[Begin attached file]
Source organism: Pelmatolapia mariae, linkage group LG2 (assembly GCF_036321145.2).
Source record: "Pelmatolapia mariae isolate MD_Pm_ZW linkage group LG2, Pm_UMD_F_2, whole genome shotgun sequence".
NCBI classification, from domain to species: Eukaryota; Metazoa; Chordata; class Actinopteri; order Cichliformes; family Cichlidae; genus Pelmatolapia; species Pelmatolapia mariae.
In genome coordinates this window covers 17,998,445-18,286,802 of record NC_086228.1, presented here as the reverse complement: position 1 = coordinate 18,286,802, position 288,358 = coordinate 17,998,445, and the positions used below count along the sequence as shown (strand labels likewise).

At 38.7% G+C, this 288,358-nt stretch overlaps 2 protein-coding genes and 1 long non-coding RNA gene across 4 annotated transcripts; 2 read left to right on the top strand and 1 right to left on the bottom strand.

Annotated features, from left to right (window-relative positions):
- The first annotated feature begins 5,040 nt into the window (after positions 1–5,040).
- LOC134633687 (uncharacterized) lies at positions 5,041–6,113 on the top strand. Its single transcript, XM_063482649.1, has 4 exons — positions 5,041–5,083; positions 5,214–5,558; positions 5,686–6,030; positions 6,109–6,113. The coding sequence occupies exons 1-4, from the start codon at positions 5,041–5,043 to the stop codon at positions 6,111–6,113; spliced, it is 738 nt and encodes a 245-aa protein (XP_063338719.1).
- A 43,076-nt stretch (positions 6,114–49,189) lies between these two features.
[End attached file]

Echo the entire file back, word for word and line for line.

Source organism: Pelmatolapia mariae, linkage group LG2 (assembly GCF_036321145.2).
Source record: "Pelmatolapia mariae isolate MD_Pm_ZW linkage group LG2, Pm_UMD_F_2, whole genome shotgun sequence".
NCBI classification, from domain to species: Eukaryota; Metazoa; Chordata; class Actinopteri; order Cichliformes; family Cichlidae; genus Pelmatolapia; species Pelmatolapia mariae.
In genome coordinates this window covers 17,998,445-18,286,802 of record NC_086228.1, presented here as the reverse complement: position 1 = coordinate 18,286,802, position 288,358 = coordinate 17,998,445, and the positions used below count along the sequence as shown (strand labels likewise).

At 38.7% G+C, this 288,358-nt stretch overlaps 2 protein-coding genes and 1 long non-coding RNA gene across 4 annotated transcripts; 2 read left to right on the top strand and 1 right to left on the bottom strand.

Annotated features, from left to right (window-relative positions):
- The first annotated feature begins 5,040 nt into the window (after positions 1–5,040).
- LOC134633687 (uncharacterized) lies at positions 5,041–6,113 on the top strand. Its single transcript, XM_063482649.1, has 4 exons — positions 5,041–5,083; positions 5,214–5,558; positions 5,686–6,030; positions 6,109–6,113. The coding sequence occupies exons 1-4, from the start codon at positions 5,041–5,043 to the stop codon at positions 6,111–6,113; spliced, it is 738 nt and encodes a 245-aa protein (XP_063338719.1).
- A 43,076-nt stretch (positions 6,114–49,189) lies between these two features.